|Passing function parameters by reference firstname.lastname@example.org (Emmanuel Boutin) (2001-12-09)|
|Re: Passing function parameters by reference email@example.com (Rodney M. Bates) (2001-12-11)|
|From:||"Emmanuel Boutin" <firstname.lastname@example.org>|
|Date:||9 Dec 2001 21:59:03 -0500|
|Organization:||Service Usenet NoosNet|
|Posted-Date:||09 Dec 2001 21:59:03 EST|
I'm currently writing a toolchain (compiler/interpreter/debugger) for
a new scripting language. The whole thing is now working but what I
thought to be a "small feature that anybody can add at the end" is now
becoming a "small feature that needs a major rewrite". The "small
feature" I'm talking about is the possibility to pass function
parameters by reference. By default, I support "copy" parameters
where the parameter's value is pushed entirely on the stack which
currently works fine. But it's not very efficient for "large" objects.
I planned from the beginning to support other parameter passing modes
for l-values : in, out, inout like in ADA
The problem I'm facing is a chicken & egg one :
- in the AST, I have a function_call node that basically contains an
identifier and a list of expressions nodes
- when I translate this node into code nodes, I first traverse the list of
expressions for the parameters which gives me a list of translated
expressions. It also gives me a list of types. I use the list of types +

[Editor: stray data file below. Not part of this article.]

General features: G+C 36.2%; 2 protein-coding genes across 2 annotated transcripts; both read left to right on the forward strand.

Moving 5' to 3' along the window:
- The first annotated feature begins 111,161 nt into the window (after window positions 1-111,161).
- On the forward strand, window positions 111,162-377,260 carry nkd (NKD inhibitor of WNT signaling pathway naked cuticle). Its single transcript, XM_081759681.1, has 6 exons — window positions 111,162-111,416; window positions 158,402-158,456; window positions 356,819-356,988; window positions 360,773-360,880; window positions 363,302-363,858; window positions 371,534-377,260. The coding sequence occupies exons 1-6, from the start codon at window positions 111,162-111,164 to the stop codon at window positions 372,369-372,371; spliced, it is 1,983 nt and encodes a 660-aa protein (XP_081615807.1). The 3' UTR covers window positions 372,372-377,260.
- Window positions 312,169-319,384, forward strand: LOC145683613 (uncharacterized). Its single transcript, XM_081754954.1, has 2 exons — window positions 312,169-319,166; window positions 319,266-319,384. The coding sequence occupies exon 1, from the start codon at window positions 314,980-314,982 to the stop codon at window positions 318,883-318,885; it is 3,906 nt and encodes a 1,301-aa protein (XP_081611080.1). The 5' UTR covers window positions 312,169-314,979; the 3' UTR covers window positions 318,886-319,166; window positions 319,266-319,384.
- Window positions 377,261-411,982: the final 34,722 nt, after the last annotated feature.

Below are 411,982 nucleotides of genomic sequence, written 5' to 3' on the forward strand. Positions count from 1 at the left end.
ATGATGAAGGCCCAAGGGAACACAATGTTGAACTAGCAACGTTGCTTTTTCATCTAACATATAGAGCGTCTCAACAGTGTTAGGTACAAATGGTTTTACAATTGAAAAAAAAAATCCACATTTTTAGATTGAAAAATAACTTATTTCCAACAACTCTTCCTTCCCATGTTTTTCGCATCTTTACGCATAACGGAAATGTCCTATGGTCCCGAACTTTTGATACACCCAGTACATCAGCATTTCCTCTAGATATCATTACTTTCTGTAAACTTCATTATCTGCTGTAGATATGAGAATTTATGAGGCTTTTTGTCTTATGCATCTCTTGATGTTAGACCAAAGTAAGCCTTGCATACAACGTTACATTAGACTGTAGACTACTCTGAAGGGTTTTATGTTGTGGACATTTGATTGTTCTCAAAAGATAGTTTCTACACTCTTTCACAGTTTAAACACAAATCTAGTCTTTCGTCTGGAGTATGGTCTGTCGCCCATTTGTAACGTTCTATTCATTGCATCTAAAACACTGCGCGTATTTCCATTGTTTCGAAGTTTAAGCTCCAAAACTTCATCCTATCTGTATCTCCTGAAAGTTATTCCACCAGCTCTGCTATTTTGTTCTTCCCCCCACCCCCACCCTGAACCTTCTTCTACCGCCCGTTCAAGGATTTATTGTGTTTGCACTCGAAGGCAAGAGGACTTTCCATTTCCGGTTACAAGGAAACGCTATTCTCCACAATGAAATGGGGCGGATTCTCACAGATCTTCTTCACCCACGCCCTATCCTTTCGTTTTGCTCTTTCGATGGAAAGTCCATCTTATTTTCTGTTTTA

identifier to find a matching function. I then use the function's exact
signature to determine the way I should pass the parameters to the function.
- but it's too late. I've already translated all the arguments into code.
Even l-values have been translated into values. The distinction I make
between l-values and values is that l-values are only an address on the
stack whereas values are entirely stored on the stack.
I have already several ideas but none of them please me. Would anybody
know a "standard" approach to this problem ?
One note: I don't plan to support temporay objects on the stack for "in"
parameters. in/out/inout parameters MUST be l-values and I only want their
address on the stack whe the function is called.
[I'd think you either need an explicit "address of" operator which
preserves an lvalue, which you can then check against the function's
signature, or else make a pass and a half over a function call, one to
figure out the argument types and find the function, the other to
generate the code, using the function's signature to know when you
want a pointer and when you want a value. -John]
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